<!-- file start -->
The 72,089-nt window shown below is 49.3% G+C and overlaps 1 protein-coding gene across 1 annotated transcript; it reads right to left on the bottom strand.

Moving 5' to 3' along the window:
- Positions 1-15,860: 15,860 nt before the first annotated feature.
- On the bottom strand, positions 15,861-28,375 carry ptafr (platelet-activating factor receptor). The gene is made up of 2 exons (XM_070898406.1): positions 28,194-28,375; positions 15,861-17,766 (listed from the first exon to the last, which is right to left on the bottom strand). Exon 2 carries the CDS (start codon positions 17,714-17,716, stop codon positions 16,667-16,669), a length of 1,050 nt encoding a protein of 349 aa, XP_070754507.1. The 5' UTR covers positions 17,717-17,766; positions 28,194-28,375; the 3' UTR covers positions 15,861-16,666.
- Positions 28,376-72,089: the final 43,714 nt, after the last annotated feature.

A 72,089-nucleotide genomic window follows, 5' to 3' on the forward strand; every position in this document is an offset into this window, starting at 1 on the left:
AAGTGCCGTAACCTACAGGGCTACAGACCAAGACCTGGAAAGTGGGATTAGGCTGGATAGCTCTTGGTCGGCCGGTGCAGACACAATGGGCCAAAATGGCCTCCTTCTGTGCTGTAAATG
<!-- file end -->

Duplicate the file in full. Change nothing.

The 72,089-nt window shown below is 49.3% G+C and overlaps 1 protein-coding gene across 1 annotated transcript; it reads right to left on the bottom strand.

Moving 5' to 3' along the window:
- Positions 1-15,860: 15,860 nt before the first annotated feature.
- On the bottom strand, positions 15,861-28,375 carry ptafr (platelet-activating factor receptor). The gene is made up of 2 exons (XM_070898406.1): positions 28,194-28,375; positions 15,861-17,766 (listed from the first exon to the last, which is right to left on the bottom strand). Exon 2 carries the CDS (start codon positions 17,714-17,716, stop codon positions 16,667-16,669), a length of 1,050 nt encoding a protein of 349 aa, XP_070754507.1. The 5' UTR covers positions 17,717-17,766; positions 28,194-28,375; the 3' UTR covers positions 15,861-16,666.
- Positions 28,376-72,089: the final 43,714 nt, after the last annotated feature.

A 72,089-nucleotide genomic window follows, 5' to 3' on the forward strand; every position in this document is an offset into this window, starting at 1 on the left:
AAGTGCCGTAACCTACAGGGCTACAGACCAAGACCTGGAAAGTGGGATTAGGCTGGATAGCTCTTGGTCGGCCGGTGCAGACACAATGGGCCAAAATGGCCTCCTTCTGTGCTGTAAATG